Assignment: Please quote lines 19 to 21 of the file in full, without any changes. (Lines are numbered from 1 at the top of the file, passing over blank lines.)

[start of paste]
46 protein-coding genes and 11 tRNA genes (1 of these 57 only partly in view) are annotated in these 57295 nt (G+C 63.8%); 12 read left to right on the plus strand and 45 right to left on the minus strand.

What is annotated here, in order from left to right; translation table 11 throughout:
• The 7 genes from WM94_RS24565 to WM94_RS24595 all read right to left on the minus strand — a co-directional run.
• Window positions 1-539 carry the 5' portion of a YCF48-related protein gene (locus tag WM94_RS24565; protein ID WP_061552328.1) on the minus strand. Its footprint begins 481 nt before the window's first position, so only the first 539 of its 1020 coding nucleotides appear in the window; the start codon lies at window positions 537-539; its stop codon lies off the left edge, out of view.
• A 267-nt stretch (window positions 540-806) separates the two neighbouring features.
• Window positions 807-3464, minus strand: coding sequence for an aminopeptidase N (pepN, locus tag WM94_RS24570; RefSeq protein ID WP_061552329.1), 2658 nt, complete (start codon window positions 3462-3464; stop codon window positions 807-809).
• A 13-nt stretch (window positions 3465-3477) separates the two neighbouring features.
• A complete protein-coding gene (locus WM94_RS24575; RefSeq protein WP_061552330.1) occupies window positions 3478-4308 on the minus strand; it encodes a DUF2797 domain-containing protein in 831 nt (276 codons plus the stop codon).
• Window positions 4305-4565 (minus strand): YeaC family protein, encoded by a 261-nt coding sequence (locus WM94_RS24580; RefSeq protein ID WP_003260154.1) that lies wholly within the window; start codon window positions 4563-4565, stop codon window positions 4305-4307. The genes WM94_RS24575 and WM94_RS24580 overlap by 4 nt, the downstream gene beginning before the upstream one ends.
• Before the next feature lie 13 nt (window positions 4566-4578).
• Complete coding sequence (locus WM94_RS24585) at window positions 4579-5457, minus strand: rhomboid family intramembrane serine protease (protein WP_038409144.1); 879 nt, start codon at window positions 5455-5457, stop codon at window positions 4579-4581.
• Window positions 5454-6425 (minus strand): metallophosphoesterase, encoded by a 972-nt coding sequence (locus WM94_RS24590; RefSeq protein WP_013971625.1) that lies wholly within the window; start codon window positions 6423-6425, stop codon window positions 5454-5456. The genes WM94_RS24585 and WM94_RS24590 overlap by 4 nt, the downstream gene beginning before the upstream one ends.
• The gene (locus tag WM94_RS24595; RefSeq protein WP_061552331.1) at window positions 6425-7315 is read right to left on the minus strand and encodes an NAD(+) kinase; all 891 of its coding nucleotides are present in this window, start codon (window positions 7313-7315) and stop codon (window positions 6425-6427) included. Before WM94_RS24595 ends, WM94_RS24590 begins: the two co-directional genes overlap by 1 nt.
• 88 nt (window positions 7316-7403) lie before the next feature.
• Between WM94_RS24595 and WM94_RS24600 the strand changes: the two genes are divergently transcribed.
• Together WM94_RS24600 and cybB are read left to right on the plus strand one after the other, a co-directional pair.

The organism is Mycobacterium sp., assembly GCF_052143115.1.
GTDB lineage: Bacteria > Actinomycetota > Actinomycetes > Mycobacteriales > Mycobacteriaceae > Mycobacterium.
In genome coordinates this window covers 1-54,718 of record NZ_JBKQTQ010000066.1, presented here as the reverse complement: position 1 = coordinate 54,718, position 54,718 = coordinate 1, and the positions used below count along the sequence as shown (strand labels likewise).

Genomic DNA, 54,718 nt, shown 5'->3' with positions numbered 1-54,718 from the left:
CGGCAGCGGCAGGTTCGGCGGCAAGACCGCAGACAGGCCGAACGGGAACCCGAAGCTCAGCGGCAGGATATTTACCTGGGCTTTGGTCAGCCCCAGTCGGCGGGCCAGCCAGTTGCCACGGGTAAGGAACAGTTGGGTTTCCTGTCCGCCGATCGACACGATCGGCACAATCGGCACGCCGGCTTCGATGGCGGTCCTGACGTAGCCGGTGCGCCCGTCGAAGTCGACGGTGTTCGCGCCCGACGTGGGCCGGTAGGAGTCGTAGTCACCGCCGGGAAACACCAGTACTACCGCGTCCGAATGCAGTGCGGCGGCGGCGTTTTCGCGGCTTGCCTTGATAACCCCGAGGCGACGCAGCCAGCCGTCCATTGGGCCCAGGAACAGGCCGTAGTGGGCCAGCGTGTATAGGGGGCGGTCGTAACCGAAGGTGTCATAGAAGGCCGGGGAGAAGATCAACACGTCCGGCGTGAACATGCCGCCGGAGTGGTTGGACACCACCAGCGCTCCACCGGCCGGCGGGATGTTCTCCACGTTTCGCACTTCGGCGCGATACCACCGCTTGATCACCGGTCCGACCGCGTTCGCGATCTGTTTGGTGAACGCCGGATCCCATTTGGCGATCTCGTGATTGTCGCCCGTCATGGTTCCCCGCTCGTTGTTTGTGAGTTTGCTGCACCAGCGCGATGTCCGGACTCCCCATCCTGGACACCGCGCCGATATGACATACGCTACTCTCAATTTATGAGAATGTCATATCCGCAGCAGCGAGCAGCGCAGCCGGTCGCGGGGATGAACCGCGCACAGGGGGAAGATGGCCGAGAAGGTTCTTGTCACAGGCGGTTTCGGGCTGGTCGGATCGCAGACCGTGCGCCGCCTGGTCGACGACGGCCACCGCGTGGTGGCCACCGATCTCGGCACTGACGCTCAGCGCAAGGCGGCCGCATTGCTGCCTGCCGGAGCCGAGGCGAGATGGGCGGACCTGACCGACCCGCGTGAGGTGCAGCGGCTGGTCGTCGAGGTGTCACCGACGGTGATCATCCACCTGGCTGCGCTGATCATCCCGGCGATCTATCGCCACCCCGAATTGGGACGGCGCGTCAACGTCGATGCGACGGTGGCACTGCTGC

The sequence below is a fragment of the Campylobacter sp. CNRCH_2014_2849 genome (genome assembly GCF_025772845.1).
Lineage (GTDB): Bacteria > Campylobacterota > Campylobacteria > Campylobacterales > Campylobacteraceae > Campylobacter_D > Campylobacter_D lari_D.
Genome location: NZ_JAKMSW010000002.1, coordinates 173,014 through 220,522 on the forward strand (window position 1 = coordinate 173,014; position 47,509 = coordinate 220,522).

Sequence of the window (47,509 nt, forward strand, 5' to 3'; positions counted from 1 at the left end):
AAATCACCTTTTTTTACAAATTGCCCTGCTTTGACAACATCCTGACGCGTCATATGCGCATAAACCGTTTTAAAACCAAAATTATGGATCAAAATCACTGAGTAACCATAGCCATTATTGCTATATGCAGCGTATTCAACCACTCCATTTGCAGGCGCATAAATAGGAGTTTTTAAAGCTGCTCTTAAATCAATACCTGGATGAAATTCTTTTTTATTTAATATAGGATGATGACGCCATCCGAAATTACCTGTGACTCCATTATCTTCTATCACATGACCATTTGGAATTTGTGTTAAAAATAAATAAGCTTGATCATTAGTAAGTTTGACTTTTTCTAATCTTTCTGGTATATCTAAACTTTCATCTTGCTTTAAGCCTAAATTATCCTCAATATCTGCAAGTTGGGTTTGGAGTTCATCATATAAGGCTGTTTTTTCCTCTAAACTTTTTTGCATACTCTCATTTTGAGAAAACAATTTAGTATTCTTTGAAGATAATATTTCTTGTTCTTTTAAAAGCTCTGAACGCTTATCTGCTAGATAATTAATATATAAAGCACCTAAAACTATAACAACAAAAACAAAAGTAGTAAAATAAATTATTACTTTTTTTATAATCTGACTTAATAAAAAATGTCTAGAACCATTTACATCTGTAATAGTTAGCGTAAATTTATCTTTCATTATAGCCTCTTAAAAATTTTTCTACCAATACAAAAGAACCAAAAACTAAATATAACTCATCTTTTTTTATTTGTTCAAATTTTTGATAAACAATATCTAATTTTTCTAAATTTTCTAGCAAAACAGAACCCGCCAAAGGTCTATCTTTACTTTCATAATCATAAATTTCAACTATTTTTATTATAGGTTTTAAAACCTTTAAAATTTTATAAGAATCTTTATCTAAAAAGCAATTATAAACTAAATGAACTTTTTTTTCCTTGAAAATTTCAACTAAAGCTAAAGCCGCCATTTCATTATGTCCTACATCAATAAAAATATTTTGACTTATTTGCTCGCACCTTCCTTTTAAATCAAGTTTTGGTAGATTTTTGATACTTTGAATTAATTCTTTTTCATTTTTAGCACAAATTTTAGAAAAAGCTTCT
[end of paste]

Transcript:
In genome coordinates this window covers 1-54,718 of record NZ_JBKQTQ010000066.1, presented here as the reverse complement: position 1 = coordinate 54,718, position 54,718 = coordinate 1, and the positions used below count along the sequence as shown (strand labels likewise).

Genomic DNA, 54,718 nt, shown 5'->3' with positions numbered 1-54,718 from the left:
CGGCAGCGGCAGGTTCGGCGGCAAGACCGCAGACAGGCCGAACGGGAACCCGAAGCTCAGCGGCAGGATATTTACCTGGGCTTTGGTCAGCCCCAGTCGGCGGGCCAGCCAGTTGCCACGGGTAAGGAACAGTTGGGTTTCCTGTCCGCCGATCGACACGATCGGCACAATCGGCACGCCGGCTTCGATGGCGGTCCTGACGTAGCCGGTGCGCCCGTCGAAGTCGACGGTGTTCGCGCCCGACGTGGGCCGGTAGGAGTCGTAGTCACCGCCGGGAAACACCAGTACTACCGCGTCCGAATGCAGTGCGGCGGCGGCGTTTTCGCGGCTTGCCTTGATAACCCCGAGGCGACGCAGCCAGCCGTCCATTGGGCCCAGGAACAGGCCGTAGTGGGCCAGCGTGTATAGGGGGCGGTCGTAACCGAAGGTGTCATAGAAGGCCGGGGAGAAGATCAACACGTCCGGCGTGAACATGCCGCCGGAGTGGTTGGACACCACCAGCGCTCCACCGGCCGGCGGGATGTTCTCCACGTTTCGCACTTCGGCGCGATACCACCGCTTGATCACCGGTCCGACCGCGTTCGCGATCTGTTTGGTGAACGCCGGATCCCATTTGGCGATCTCGTGATTGTCGCCCGTCATGGTTCCCCGCTCGTTGTTTGTGAGTTTGCTGCACCAGCGCGATGTCCGGACTCCCCATCCTGGACACCGCGCCGATATGACATACGCTACTCTCAATTTATGAGAATGTCATATCCGCAGCAGCGAGCAGCGCAGCCGGTCGCGGGGATGAACCGCGCACAGGGGGAAGATGGCCGAGAAGGTTCTTGTCACAGGCGGTTTCGGGCTGGTCGGATCGCAGACCGTGCGCCGCCTGGTCGACGACGGCCACCGCGTGGTGGCCACCGATCTCGGCACTGACGCTCAGCGCAAGGCGGCCGCATTGCTGCCTGCCGGAGCCGAGGCGAGATGGGCGGACCTGACCGACCCGCGTGAGGTGCAGCGGCTGGTCGTCGAGGTGTCACCGACGGTGATCATCCACCTGGCTGCGCTGATCATCCCGGCGATCTATCGCCACCCCGAATTGGGACGGCGCGTCAACGTCGATGCGACGGTGGCACTGCTGC